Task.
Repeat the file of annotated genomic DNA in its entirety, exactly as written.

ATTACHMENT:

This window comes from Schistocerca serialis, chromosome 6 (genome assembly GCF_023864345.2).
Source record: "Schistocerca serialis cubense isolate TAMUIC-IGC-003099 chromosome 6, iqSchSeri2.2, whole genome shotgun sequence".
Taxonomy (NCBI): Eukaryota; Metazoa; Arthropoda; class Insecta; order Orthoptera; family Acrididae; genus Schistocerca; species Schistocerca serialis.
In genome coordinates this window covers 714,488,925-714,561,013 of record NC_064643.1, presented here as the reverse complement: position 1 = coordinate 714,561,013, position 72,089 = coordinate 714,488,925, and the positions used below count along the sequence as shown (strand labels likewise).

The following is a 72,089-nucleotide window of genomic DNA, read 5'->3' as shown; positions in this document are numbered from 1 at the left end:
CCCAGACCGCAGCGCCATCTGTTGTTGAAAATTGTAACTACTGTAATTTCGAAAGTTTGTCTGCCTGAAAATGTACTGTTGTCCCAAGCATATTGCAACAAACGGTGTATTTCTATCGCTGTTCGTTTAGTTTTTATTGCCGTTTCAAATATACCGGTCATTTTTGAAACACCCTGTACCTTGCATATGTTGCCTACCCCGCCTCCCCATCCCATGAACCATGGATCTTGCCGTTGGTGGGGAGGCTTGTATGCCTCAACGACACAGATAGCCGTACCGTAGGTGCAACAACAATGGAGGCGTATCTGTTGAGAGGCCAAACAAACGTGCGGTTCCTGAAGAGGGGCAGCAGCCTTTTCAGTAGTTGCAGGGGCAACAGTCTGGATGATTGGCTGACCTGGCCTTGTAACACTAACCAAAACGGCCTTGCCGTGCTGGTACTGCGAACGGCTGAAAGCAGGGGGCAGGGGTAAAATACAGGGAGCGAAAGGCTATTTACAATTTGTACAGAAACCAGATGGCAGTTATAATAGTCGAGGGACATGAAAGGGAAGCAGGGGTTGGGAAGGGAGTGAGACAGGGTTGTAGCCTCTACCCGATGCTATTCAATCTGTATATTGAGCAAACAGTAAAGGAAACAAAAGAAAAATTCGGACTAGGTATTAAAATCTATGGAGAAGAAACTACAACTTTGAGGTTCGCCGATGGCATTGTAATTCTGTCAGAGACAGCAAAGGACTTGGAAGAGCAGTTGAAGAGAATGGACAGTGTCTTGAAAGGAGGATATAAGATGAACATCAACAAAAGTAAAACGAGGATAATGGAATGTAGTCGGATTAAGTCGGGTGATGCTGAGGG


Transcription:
This window comes from Schistocerca serialis, chromosome 6 (genome assembly GCF_023864345.2).
Source record: "Schistocerca serialis cubense isolate TAMUIC-IGC-003099 chromosome 6, iqSchSeri2.2, whole genome shotgun sequence".
Taxonomy (NCBI): Eukaryota; Metazoa; Arthropoda; class Insecta; order Orthoptera; family Acrididae; genus Schistocerca; species Schistocerca serialis.
In genome coordinates this window covers 714,488,925-714,561,013 of record NC_064643.1, presented here as the reverse complement: position 1 = coordinate 714,561,013, position 72,089 = coordinate 714,488,925, and the positions used below count along the sequence as shown (strand labels likewise).

The following is a 72,089-nucleotide window of genomic DNA, read 5'->3' as shown; positions in this document are numbered from 1 at the left end:
CCCAGACCGCAGCGCCATCTGTTGTTGAAAATTGTAACTACTGTAATTTCGAAAGTTTGTCTGCCTGAAAATGTACTGTTGTCCCAAGCATATTGCAACAAACGGTGTATTTCTATCGCTGTTCGTTTAGTTTTTATTGCCGTTTCAAATATACCGGTCATTTTTGAAACACCCTGTACCTTGCATATGTTGCCTACCCCGCCTCCCCATCCCATGAACCATGGATCTTGCCGTTGGTGGGGAGGCTTGTATGCCTCAACGACACAGATAGCCGTACCGTAGGTGCAACAACAATGGAGGCGTATCTGTTGAGAGGCCAAACAAACGTGCGGTTCCTGAAGAGGGGCAGCAGCCTTTTCAGTAGTTGCAGGGGCAACAGTCTGGATGATTGGCTGACCTGGCCTTGTAACACTAACCAAAACGGCCTTGCCGTGCTGGTACTGCGAACGGCTGAAAGCAGGGGGCAGGGGTAAAATACAGGGAGCGAAAGGCTATTTACAATTTGTACAGAAACCAGATGGCAGTTATAATAGTCGAGGGACATGAAAGGGAAGCAGGGGTTGGGAAGGGAGTGAGACAGGGTTGTAGCCTCTACCCGATGCTATTCAATCTGTATATTGAGCAAACAGTAAAGGAAACAAAAGAAAAATTCGGACTAGGTATTAAAATCTATGGAGAAGAAACTACAACTTTGAGGTTCGCCGATGGCATTGTAATTCTGTCAGAGACAGCAAAGGACTTGGAAGAGCAGTTGAAGAGAATGGACAGTGTCTTGAAAGGAGGATATAAGATGAACATCAACAAAAGTAAAACGAGGATAATGGAATGTAGTCGGATTAAGTCGGGTGATGCTGAGGG